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Jim Balsillie, left, and Mike Lazaridis founded Waterloo-based Research in Motion, which introduced the first device capable of mobile access to e-mail.

Tibor Kolley/The Globe and Mail

Title
Losing the Signal: The Spectacular Rise and Fall of BlackBerry
Author
Jacquie McNish,Sean Silcoff
Genre
Non-fiction
Publisher
HarperCollins
Pages
320
Price
$32.99

The apparent mission of the tech industry over the past century has been to help us tell as many people as possible, as soon as possible, what we thought about that thing that just happened. From the radio watch on Dick Tracy's wrist to the Apple Watch on Beyoncé's, we've welcomed this swelling of noises, and the subsequent drowning of signals, because we are deeply, hopelessly social animals and connectivity is social capital condensed.This connectivity arms race had its tipping point in 1998, when a smallish company in Waterloo called Research In Motion introduced the first device capable of mobile access to e-mail: the BlackBerry. The days of clumsy pagers had come to an end. From then on, conversations would be wireless, mobile and constant – from the singular BlackBerry came a movable feast. And it's this historic tipping point – the BlackBerry moment – that is chronicled in Losing the Signal.

The book's authors, Jacquie McNish and Sean Silcoff (both reporters for The Globe and Mail), do not have a Steve Jobs or Bill Gates for their hero. Rather, engineer Mike Lazaridis and businessman Jim Balsillie are the frumpy co-CEOs at the heart of the BlackBerry tale. Lazaridis comes off as a talented tinkerer but constantly falls short of visionary. And Balsillie's mania for material success verges on greasy: he carries around a copy of The Art of War and, in one scene, makes a fake place-card in order to sit next to the right people at a gala. McNish and Silcoff position the two as determined entrepreneurs but nowhere near the magnetic personalities of Silicon Valley tales. (There is a reason neither man is mentioned in Walter Isaacson's new digital-revolution history, The Innovators.)

Whatever the nature of their thinking, the business acumen on display is formidable. BlackBerrys were geared toward a class of the bullish American executive who not only prided himself on being indispensable but who had a latent addiction for connection that no technology had yet triggered. The fantasy of every CEO, of course, is to be an octopus, reaching out in multiple directions at once. In 1998, BlackBerry was the closest thing. But the executive functionality of BlackBerry was really a gateway drug for society; from our tween years up, we are all octopuses now.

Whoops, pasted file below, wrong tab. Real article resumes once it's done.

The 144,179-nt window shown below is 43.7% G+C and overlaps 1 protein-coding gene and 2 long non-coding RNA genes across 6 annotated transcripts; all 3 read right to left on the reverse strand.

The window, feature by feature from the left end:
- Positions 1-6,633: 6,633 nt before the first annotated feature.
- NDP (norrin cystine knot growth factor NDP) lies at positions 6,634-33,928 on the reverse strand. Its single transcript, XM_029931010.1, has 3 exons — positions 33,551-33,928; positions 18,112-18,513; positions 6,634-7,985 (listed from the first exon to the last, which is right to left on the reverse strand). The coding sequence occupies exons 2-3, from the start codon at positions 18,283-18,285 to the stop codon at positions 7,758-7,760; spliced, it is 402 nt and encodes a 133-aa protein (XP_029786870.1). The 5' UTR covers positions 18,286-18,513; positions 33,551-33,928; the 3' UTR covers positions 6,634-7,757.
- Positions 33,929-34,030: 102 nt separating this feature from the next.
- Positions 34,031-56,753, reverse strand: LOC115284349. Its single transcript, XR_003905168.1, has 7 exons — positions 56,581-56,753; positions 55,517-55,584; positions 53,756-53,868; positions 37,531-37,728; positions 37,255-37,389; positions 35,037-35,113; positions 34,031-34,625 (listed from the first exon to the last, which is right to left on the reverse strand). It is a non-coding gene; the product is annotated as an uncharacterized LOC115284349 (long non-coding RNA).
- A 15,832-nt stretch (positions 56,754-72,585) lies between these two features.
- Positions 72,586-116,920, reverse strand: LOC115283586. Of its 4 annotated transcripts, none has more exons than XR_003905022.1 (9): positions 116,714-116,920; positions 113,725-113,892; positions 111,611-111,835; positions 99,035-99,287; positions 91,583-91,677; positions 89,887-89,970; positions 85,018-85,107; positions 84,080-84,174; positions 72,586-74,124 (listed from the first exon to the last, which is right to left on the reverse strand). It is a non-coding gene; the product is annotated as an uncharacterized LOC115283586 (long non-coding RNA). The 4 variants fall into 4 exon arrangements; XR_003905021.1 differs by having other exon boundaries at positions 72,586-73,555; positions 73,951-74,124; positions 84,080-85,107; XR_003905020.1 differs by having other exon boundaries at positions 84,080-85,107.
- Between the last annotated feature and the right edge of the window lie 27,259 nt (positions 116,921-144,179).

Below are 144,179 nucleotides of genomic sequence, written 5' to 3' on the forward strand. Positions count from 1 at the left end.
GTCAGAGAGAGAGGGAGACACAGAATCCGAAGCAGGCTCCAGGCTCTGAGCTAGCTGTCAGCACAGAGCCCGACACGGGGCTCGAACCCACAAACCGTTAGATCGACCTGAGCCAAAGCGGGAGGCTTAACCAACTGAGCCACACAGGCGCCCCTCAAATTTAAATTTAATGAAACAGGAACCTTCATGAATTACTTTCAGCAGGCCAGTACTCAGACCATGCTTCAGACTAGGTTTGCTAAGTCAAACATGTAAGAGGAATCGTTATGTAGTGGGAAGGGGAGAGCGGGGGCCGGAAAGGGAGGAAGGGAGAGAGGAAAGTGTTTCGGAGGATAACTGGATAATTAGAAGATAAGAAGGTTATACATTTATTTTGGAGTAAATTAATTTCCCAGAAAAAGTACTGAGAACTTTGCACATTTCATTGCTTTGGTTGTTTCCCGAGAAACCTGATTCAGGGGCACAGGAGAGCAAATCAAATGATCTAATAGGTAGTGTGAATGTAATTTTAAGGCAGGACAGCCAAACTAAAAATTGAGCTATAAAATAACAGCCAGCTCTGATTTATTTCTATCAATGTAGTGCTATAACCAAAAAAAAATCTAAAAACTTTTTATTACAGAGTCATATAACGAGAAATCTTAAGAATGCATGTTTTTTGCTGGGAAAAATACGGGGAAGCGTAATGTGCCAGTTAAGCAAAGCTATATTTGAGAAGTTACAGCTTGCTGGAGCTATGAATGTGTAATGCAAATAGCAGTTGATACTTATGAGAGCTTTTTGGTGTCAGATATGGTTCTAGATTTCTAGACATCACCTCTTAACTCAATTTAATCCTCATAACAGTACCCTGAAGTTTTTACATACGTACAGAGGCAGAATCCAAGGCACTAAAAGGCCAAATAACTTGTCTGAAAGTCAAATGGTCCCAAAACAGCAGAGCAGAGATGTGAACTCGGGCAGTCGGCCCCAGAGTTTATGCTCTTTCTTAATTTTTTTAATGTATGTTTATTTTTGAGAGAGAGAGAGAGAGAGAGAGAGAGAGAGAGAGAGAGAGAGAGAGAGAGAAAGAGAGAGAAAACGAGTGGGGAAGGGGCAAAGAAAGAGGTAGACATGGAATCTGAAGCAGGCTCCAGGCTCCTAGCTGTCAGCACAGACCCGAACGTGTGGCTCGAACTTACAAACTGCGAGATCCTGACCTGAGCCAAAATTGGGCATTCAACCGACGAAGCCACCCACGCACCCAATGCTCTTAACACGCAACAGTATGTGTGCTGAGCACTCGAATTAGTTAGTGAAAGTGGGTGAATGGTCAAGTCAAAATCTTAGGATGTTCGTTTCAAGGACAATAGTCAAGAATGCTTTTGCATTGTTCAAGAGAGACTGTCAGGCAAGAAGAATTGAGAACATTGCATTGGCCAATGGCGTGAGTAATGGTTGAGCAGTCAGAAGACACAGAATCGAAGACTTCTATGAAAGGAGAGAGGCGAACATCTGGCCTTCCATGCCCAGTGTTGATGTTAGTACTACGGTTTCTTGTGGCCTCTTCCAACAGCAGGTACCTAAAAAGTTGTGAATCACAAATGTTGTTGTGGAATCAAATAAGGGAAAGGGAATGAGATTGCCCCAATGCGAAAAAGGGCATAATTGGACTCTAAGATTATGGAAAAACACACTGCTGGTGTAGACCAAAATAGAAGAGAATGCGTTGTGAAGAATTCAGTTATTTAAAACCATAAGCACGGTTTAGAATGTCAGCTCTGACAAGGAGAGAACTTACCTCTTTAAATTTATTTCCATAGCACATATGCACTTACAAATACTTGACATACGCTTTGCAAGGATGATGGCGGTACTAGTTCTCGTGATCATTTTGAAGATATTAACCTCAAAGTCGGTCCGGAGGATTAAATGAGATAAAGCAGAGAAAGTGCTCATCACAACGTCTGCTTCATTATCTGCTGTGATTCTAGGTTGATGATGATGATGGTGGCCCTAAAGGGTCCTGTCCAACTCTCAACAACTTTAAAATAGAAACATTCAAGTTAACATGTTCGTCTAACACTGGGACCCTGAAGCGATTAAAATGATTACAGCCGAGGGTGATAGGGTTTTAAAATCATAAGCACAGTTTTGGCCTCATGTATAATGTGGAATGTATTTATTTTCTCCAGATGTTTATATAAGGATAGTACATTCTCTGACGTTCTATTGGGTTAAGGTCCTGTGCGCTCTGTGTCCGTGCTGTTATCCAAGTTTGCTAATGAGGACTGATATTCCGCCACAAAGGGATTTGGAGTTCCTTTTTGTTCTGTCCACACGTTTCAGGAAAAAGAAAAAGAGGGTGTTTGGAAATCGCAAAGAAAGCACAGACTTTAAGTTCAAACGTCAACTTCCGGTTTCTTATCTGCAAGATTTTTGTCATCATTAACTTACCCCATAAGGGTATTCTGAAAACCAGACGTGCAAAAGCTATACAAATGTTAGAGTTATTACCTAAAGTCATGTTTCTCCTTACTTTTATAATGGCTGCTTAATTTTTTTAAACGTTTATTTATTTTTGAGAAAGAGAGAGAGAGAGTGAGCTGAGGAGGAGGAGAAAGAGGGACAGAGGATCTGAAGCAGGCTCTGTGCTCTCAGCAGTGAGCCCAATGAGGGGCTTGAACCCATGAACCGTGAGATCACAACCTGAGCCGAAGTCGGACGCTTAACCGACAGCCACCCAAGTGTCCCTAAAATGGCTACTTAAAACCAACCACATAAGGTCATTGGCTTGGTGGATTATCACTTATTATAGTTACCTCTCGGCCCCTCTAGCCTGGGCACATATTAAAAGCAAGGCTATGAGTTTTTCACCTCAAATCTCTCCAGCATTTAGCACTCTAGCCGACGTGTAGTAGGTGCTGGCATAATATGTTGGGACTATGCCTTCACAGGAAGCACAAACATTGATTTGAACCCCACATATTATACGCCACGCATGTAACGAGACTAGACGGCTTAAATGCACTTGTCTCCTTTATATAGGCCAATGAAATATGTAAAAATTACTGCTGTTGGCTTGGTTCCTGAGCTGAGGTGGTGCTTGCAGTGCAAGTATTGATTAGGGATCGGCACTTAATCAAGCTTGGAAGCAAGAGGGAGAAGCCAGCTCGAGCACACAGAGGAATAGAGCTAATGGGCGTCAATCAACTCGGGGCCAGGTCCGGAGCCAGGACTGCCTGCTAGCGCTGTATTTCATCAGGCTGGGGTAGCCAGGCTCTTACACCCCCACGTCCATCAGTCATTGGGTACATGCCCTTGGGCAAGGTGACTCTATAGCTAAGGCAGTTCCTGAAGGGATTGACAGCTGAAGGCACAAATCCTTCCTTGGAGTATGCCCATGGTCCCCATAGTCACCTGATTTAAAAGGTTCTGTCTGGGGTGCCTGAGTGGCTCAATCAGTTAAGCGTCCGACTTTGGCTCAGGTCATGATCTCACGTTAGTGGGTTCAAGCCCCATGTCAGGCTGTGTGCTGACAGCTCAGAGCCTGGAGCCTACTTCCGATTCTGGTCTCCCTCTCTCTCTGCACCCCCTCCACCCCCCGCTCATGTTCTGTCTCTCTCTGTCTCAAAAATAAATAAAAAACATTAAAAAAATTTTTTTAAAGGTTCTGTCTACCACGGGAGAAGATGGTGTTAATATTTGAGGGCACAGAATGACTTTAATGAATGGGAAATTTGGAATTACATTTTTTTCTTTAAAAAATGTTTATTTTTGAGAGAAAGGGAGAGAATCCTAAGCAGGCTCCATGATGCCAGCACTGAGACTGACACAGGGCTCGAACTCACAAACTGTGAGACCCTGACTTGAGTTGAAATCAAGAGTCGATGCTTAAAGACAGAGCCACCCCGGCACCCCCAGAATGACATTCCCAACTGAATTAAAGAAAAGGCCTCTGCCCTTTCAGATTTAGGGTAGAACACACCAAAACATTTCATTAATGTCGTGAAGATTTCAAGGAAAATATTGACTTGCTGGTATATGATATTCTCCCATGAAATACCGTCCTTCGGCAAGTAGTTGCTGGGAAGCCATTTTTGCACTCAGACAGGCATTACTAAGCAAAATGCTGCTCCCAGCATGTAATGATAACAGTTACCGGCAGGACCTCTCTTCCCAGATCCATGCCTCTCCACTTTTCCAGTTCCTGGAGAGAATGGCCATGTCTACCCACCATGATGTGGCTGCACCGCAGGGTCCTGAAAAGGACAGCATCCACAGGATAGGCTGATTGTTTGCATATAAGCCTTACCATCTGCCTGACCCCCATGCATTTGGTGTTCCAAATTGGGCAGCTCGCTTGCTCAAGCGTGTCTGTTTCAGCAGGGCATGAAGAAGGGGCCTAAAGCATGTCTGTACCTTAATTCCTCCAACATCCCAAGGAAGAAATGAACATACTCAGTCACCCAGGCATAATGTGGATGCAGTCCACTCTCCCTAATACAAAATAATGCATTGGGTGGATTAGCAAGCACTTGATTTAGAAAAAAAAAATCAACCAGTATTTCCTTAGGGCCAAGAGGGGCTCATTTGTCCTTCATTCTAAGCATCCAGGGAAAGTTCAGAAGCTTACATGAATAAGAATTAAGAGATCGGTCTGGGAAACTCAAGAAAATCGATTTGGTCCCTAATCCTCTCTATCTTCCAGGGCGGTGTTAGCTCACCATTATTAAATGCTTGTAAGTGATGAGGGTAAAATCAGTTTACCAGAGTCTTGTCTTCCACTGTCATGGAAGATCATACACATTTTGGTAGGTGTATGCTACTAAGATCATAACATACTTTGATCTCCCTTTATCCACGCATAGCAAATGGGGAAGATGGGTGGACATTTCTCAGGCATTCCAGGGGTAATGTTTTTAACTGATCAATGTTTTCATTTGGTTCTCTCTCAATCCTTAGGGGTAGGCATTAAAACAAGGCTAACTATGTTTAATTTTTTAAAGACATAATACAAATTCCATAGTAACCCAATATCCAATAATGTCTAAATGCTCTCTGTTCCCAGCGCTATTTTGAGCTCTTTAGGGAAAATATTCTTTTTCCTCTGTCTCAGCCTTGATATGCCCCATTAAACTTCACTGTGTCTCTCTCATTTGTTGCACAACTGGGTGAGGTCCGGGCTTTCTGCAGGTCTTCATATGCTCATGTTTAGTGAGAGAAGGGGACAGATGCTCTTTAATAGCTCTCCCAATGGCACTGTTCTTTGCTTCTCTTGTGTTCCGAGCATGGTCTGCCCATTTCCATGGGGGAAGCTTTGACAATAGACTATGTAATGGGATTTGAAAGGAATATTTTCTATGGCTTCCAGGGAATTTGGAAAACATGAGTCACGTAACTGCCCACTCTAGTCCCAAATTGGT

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Losing the Signal is not, though, a cultural analysis of BlackBerry's effect on the ways we think or behave; it delivers instead a (nearly too) thorough account of the business manoeuvres that allowed Lazaridis and Balsillie to capitalize on that need for connection – we get step-by-step analysis of the rocket-swift rise to market dominance in a single decade (their market cap was more than $80-billion at its 2008 peak). But, in a telling passage, Balsillie appears just as susceptible as his customers to the "crackberry" he created: "In meetings they would often only see the top of Balsillie's forehead. RIM's hypercompetitive co-CEO had become one of the world's first mobile e-mail addicts, conducting meetings while scanning his [device] for the latest from sales staff, customers, and investors." This is important because, throughout Losing the Signal, one has a sense the RIM CEOs are more than a little clueless – they almost come off as accidental billionaires, not so much guiding the digital revolution as along for the dot-com ride.

They certainly did not see the long game: After a brief heyday of market dominance, BlackBerry was blindsided by more savvy competitors from California; first the iPhone in 2007 and then Google's Android. BlackBerry failed to understand the importance of apps, of touch screens, of 4G networks, of slick aesthetics. And, beyond these fumbles, they lacked that ineffable likability that Silicon Valley uses to inspire loyalty from both employees and consumers. The difference is nearly pathetic: Apple and Google folk were literally playing beach volleyball at work while BlackBerry's team hunkered in grey cubicles. Meanwhile, as McNish and Silcoff note, "Neither Balsillie nor Lazaridis were big believers in praising or rewarding RIM's hardworking employees." By 2013 – while the world welcomed wearable tech, 3-D printing, and startling new voice-recognition programs – BlackBerry's CEOs hung up. It would be left to others to guide their company's slow collapse. (As I write this review, for example, the current chief executive, John Chen, announced more layoffs.)

There is a studious level of reporting at work in Losing the Signal. But McNish and Silcoff seem uninterested in placing the BlackBerry story within a larger history of technology. It is a workmanlike book and anyone fascinated by the smartphone's evolution will be very pleased. But most of us want a broader story; we want some analysis. How did these men (perhaps unwittingly) change the way we work, the way we think, the way we see ourselves? McNish and Silcoff have done some exemplary reporting but they do not turn their investigative skills toward those larger questions.

Michael Harris won the Governor General's Award for The End of Absence.

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